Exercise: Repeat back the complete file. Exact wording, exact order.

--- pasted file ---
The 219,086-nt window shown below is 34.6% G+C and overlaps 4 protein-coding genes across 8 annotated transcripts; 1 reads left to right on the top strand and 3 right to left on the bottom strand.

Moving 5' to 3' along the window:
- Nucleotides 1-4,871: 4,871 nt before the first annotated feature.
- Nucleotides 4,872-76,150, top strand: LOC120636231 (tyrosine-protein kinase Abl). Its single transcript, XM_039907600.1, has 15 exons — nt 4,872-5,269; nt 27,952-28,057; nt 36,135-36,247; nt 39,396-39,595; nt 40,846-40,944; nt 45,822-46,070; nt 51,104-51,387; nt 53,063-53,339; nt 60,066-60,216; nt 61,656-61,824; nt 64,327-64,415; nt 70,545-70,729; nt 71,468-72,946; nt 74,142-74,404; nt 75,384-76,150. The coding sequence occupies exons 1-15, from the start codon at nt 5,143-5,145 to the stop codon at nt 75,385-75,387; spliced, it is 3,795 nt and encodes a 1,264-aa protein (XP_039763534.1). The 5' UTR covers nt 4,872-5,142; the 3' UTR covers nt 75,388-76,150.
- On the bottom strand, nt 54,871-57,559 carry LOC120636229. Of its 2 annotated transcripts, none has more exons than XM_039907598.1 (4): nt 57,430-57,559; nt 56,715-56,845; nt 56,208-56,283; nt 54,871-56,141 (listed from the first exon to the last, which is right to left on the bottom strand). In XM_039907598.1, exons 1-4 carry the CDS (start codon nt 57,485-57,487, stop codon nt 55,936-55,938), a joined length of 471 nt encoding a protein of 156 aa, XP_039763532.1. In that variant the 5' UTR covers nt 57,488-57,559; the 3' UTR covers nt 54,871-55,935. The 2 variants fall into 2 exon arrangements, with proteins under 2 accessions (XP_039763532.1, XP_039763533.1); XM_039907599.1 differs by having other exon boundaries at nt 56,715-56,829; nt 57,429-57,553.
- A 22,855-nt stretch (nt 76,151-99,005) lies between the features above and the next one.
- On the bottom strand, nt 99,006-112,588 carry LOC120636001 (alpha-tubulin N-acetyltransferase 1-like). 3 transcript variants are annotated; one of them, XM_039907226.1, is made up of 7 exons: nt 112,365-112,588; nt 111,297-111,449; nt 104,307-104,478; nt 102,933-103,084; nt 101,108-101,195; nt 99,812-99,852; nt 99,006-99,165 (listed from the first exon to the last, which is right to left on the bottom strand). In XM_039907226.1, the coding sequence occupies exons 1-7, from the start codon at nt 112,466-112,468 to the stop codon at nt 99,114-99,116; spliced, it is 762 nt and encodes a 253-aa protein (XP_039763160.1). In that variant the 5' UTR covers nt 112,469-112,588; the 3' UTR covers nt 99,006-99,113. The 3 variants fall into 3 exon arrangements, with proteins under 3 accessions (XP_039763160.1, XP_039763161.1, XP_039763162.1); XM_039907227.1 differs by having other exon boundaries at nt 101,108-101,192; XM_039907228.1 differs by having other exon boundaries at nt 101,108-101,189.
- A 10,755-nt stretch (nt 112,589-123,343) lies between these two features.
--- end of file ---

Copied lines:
The 219,086-nt window shown below is 34.6% G+C and overlaps 4 protein-coding genes across 8 annotated transcripts; 1 reads left to right on the top strand and 3 right to left on the bottom strand.

Moving 5' to 3' along the window:
- Nucleotides 1-4,871: 4,871 nt before the first annotated feature.
- Nucleotides 4,872-76,150, top strand: LOC120636231 (tyrosine-protein kinase Abl). Its single transcript, XM_039907600.1, has 15 exons — nt 4,872-5,269; nt 27,952-28,057; nt 36,135-36,247; nt 39,396-39,595; nt 40,846-40,944; nt 45,822-46,070; nt 51,104-51,387; nt 53,063-53,339; nt 60,066-60,216; nt 61,656-61,824; nt 64,327-64,415; nt 70,545-70,729; nt 71,468-72,946; nt 74,142-74,404; nt 75,384-76,150. The coding sequence occupies exons 1-15, from the start codon at nt 5,143-5,145 to the stop codon at nt 75,385-75,387; spliced, it is 3,795 nt and encodes a 1,264-aa protein (XP_039763534.1). The 5' UTR covers nt 4,872-5,142; the 3' UTR covers nt 75,388-76,150.
- On the bottom strand, nt 54,871-57,559 carry LOC120636229. Of its 2 annotated transcripts, none has more exons than XM_039907598.1 (4): nt 57,430-57,559; nt 56,715-56,845; nt 56,208-56,283; nt 54,871-56,141 (listed from the first exon to the last, which is right to left on the bottom strand). In XM_039907598.1, exons 1-4 carry the CDS (start codon nt 57,485-57,487, stop codon nt 55,936-55,938), a joined length of 471 nt encoding a protein of 156 aa, XP_039763532.1. In that variant the 5' UTR covers nt 57,488-57,559; the 3' UTR covers nt 54,871-55,935. The 2 variants fall into 2 exon arrangements, with proteins under 2 accessions (XP_039763532.1, XP_039763533.1); XM_039907599.1 differs by having other exon boundaries at nt 56,715-56,829; nt 57,429-57,553.
- A 22,855-nt stretch (nt 76,151-99,005) lies between the features above and the next one.
- On the bottom strand, nt 99,006-112,588 carry LOC120636001 (alpha-tubulin N-acetyltransferase 1-like). 3 transcript variants are annotated; one of them, XM_039907226.1, is made up of 7 exons: nt 112,365-112,588; nt 111,297-111,449; nt 104,307-104,478; nt 102,933-103,084; nt 101,108-101,195; nt 99,812-99,852; nt 99,006-99,165 (listed from the first exon to the last, which is right to left on the bottom strand). In XM_039907226.1, the coding sequence occupies exons 1-7, from the start codon at nt 112,466-112,468 to the stop codon at nt 99,114-99,116; spliced, it is 762 nt and encodes a 253-aa protein (XP_039763160.1). In that variant the 5' UTR covers nt 112,469-112,588; the 3' UTR covers nt 99,006-99,113. The 3 variants fall into 3 exon arrangements, with proteins under 3 accessions (XP_039763160.1, XP_039763161.1, XP_039763162.1); XM_039907227.1 differs by having other exon boundaries at nt 101,108-101,192; XM_039907228.1 differs by having other exon boundaries at nt 101,108-101,189.
- A 10,755-nt stretch (nt 112,589-123,343) lies between these two features.